Gardendale Nazarene

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Galatians | Pastor's Blog | Gardendale Nazarene

Galatians

Radical Togetherness

As Christians, we are summoned and authorized to move outside ourselves and into the shared reality of Christian community. The community of faith to which the New Testament bears witness is characterized by the practice of a radical togetherness.

Last Sunday, I preached about the importance of the 'one another' passages in the New Testament. Here is the list I shared (and it is far from exhaustive):

  • “live in harmony with one another” (Rom.12:16)
  • “welcome one another” (Rom. 15:7)
  • “are servants of one another” (Gal.5:13)
  • “comfort one another” (I Thess. 5:11)
  • “bear with one another lovingly (I Thess.5:11)
  • “do good to one another” (I Thess. 5:15)
  • “are subject to one another” (Eph.5:21)
  • “confess our sins to one another” (James 5:16)
  • “forgive one another” (Cor.2:13)
  • “love one another from the heart” (I Pet.1:22)
  • “meet one another with humility” (I Pet.5:5)
  • “pray for one another” (James 5:16)
  • “have fellowship with one another” (I John 1:7)

In this list Paul, Peter, James, and John gives us practical examples of living out Jesus' command in John 13, "A new commandment I give to you, that you love one another: just as I have loved you, you also are to love one another. By this all people will know that you are my disciples, if you have love for one another."

This week has been a rough week. Many of our families are dealing with deep grief from the loss of loved ones. In these moments, we need more than ever to love one another. Take a moment, send a note and tell someone you love them.

May we pray for one another.
May we love one another from the heart.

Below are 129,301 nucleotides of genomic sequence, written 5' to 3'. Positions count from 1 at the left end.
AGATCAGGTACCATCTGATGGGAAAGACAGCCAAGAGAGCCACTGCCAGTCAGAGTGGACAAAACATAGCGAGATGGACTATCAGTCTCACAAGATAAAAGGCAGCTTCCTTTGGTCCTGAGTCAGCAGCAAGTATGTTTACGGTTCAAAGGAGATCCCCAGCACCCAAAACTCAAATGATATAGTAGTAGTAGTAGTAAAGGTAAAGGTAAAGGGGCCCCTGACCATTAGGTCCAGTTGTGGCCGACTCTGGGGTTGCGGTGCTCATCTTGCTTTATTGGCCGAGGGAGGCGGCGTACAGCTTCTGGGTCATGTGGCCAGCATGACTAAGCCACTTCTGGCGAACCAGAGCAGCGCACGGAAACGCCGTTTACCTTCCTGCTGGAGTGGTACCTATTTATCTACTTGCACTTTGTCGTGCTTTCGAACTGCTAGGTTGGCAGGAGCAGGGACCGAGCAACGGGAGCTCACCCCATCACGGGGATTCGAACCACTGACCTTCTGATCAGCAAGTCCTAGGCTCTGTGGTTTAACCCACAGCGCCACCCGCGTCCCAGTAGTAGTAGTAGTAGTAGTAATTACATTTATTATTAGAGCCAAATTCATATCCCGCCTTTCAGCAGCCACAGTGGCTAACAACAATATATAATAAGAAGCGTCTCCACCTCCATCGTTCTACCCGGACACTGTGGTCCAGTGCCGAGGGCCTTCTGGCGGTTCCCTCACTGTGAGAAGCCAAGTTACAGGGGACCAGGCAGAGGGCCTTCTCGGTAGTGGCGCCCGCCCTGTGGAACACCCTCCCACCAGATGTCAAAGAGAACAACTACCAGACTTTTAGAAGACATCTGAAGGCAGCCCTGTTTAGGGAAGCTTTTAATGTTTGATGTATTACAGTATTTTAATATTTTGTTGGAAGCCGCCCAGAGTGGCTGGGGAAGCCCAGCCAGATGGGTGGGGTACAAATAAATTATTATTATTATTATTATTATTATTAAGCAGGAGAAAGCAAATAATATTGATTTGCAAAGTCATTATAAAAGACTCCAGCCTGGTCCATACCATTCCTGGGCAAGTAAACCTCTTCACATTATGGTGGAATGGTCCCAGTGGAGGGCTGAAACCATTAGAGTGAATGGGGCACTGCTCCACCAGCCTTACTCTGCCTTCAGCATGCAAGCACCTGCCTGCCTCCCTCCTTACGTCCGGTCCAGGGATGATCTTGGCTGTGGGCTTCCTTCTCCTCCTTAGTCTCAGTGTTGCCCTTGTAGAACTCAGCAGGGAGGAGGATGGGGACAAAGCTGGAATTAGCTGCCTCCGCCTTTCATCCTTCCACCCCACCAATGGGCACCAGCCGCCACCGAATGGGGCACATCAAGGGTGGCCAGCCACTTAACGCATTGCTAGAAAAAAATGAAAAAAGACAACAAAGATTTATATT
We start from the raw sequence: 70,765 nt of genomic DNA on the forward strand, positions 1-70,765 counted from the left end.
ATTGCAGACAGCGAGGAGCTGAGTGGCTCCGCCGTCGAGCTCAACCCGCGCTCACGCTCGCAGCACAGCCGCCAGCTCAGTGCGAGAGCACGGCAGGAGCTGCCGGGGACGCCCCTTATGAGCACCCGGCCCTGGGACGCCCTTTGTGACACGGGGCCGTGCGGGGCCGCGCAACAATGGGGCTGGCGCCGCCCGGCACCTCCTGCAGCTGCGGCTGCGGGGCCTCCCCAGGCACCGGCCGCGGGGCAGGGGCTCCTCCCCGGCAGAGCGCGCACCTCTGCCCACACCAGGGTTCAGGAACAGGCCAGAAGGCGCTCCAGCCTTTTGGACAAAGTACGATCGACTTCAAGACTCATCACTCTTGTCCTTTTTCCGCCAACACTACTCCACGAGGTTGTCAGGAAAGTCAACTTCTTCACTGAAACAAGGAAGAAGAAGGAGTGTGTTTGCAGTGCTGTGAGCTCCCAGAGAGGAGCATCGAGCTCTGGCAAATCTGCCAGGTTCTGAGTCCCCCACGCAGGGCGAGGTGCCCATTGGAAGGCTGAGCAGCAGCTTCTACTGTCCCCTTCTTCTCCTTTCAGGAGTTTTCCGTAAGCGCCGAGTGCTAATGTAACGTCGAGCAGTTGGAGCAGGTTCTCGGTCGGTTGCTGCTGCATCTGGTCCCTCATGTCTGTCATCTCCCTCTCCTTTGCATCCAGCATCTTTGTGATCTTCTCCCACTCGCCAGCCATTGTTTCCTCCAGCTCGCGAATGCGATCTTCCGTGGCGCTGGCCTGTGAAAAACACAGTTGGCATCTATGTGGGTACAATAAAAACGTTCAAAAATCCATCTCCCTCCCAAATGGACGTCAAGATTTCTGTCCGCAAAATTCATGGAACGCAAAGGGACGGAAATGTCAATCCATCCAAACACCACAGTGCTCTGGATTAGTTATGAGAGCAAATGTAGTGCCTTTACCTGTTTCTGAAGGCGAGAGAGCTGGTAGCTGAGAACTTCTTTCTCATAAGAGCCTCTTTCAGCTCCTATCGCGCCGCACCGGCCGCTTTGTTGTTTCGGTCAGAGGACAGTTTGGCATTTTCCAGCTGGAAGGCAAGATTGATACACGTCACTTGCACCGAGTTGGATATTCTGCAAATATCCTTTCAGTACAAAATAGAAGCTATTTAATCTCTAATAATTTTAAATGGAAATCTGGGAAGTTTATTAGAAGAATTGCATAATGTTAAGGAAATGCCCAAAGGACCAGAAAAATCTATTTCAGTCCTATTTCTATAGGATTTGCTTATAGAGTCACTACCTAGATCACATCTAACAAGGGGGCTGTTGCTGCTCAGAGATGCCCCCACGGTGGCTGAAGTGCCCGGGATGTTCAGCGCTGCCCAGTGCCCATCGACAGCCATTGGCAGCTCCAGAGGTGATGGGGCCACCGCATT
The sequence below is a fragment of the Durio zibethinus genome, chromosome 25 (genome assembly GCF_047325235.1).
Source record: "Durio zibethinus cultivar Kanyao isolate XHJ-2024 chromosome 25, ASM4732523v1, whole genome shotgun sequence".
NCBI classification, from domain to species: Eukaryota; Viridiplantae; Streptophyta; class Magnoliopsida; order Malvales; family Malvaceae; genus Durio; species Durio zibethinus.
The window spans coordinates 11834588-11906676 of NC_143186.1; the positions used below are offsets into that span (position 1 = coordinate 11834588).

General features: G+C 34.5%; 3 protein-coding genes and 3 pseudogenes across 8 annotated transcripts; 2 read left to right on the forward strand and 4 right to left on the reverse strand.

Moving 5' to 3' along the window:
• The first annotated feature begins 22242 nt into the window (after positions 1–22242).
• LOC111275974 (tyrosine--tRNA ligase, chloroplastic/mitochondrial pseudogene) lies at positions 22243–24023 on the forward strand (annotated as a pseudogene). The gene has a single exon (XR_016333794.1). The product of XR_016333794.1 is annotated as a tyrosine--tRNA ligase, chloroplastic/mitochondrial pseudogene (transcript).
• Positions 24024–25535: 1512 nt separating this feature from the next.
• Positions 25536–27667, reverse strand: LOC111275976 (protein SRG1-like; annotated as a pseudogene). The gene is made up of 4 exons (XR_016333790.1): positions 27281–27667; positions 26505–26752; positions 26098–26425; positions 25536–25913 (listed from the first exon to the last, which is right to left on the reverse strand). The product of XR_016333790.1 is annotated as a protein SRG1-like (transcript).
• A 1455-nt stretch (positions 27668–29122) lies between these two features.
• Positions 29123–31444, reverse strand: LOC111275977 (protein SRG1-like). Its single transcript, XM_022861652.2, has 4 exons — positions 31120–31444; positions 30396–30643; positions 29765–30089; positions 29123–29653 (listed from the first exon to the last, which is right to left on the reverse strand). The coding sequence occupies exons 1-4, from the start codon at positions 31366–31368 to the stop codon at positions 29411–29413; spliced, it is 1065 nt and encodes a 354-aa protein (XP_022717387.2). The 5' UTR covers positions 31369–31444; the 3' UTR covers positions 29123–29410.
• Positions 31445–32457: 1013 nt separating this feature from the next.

May we comfort one another.

Nothing is Wasted

Last Wednesday night was our second week studying Galatians. We wrapped up chapter 1. This section of Galatians is Paul's testimony of the change in his life brought about by Christ.

We looked at Paul's statement the other night and discussed five traits in his testimony that we also see in our testimonies. One of these points has stuck in my mind this week.

Galatians 1:18 reads, "Then after three years I went up to Jerusalem to visit Peter and remained with him fifteen days."

HistereĊ is the Greek word we translate as 'to visit.' HistereĊ means 'to swap stories.' I can't get rid of this image. Can you imagine the stories Peter told Paul in those fifteen days?

In my mind, I see them up late as Peter recounts the heartbreak of the night he denied Jesus then the emptiness of that long Saturday. The hope of running to the tomb that Sunday morning. Then, with tears running down his face, he recounts the story of jumping out of the boat a few days later when he realized Jesus was standing on the shore.

This little verse brings up another point. Think about Peter for a moment. How would you describe Peter?
  • He was a fisherman, thus we can assume he was poor.
  • He had little education.
  • He was impulsive in actions and words.
  • He knew Jesus personally.

What about Paul? How would you describe him?
  • He was well educated by the best teacher around.
  • This education probably meant that he was from a wealthy family.
  • Paul calculated his words and actions.
  • He zealously attacked the Church.
  • He never knew Jesus personally.

These are two very different men. I find the beauty of the story in the way that God used each of them to shape history for Him.

Peter was sent to the Jews. Paul was sent to the Gentiles.

God used them in particular ways. God took their past and used it for His glory.

The same is true for you. No matter your background, God wants to use you. God doesn't throw out your past. He uses it to shape your future.

In the story of the changed life, nothing is wasted. God wants to use you and your story. I pray that we are open to God's desire to use us.